Ukraine Protests Set To Widen As President Ends Sick Leave

Sunday, February 02, 2014

Ukraine President Viktor Yanukovych says he will return to work on Monday after a brief sick leave, likely setting the stage for a new round of anti-government unrest.

As many as 30,000 protesters gathered in the capital, Kiev, on Sunday, renewing calls for Yanukovych to step down.

The president had announced his sick leave on Thursday, prompting concern that, as The Associated Press writes, "he may have been taking himself out of action in preparation for declaring a state of emergency."

Yanukovych and his government have been the target of three months of protests sparked by his decision to abandon closer ties with Europe in favor of Russia, which dominated Ukraine through the Soviet era.

Reuters says:

"Opposition leaders, addressing the crowd on their return home from meeting European and U.S. officials said they hoped for international mediation in negotiations with the government and for constitutional change to limit presidential power."

"Calling for a complete change of leadership after weeks of crisis that [has] divided the country and set the West against Yanukovich's Russian allies, opposition figures who attended a security conference in Munich told supporters they would secure international economic aid if they were able to take power."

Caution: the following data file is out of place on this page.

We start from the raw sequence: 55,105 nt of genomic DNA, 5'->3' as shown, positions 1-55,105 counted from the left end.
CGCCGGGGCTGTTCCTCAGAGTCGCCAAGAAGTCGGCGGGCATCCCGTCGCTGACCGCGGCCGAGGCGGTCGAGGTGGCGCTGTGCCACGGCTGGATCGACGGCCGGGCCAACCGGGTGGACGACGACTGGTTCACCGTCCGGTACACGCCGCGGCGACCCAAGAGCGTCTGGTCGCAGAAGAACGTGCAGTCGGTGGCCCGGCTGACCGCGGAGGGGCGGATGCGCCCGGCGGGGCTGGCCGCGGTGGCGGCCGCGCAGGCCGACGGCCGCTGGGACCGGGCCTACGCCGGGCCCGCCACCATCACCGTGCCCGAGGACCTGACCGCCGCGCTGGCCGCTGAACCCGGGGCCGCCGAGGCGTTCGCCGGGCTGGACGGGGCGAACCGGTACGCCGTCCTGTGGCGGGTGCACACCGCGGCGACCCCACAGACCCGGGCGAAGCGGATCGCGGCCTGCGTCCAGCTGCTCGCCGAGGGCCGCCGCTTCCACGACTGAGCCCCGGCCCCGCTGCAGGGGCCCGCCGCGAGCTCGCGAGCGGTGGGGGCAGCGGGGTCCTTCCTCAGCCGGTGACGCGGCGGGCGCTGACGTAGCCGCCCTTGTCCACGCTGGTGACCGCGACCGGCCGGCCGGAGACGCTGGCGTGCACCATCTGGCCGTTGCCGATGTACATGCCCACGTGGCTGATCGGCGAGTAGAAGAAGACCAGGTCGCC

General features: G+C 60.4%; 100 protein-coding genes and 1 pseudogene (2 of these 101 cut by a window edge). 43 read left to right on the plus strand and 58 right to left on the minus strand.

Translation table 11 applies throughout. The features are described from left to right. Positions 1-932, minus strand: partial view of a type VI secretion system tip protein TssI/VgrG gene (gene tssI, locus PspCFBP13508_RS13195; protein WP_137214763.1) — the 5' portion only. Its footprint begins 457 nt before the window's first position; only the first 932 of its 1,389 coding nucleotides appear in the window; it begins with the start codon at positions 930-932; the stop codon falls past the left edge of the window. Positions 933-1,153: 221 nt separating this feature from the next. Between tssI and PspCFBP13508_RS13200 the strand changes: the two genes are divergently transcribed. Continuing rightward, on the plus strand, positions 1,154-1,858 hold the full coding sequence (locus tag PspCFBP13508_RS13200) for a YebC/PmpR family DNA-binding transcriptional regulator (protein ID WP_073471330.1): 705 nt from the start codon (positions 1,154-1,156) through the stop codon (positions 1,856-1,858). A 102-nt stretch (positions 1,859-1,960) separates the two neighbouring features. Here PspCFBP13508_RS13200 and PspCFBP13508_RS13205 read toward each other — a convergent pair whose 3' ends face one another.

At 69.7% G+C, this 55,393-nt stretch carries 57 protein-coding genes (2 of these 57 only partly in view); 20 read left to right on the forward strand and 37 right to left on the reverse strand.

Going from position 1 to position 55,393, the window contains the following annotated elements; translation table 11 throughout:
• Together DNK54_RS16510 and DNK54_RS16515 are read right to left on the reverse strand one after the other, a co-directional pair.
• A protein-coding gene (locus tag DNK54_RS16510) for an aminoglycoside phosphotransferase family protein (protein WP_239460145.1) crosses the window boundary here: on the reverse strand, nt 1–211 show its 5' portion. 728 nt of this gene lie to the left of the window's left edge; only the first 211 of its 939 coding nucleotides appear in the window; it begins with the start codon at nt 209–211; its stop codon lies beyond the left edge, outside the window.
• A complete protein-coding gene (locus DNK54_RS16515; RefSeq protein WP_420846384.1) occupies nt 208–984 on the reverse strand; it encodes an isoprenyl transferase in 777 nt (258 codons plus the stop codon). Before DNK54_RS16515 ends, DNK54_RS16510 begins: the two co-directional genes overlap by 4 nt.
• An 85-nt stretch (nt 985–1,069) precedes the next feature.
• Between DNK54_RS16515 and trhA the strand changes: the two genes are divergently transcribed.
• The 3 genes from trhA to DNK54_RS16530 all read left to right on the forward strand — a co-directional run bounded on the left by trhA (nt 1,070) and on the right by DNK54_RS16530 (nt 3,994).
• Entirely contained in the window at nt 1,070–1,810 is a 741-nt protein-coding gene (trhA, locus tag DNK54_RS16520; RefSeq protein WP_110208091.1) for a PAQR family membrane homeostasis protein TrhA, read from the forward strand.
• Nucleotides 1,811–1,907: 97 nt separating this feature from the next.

Bloomberg writes:

"Emboldened by the resignation of the prime minister five days ago and determined to oust the president, about 50,000 protesters gathered at the capital's Maidan, or Independence Square, according to TV5 estimates. The opposition is gathering evidence of human-rights violations, including "torture and abductions" of demonstrators, for international tribunals, Svoboda party leader Oleh Tyahnybok said [Sunday].

"'The authorities are shaking,' [Vitali] Klitschko, a former world heavyweight boxing champion [and the leader of the opposition UDAR party], told the rally. 'We must show the force of citizen protests' so 'the crisis will result in elections and end Yanukovych's regime.'"

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Source: NPR


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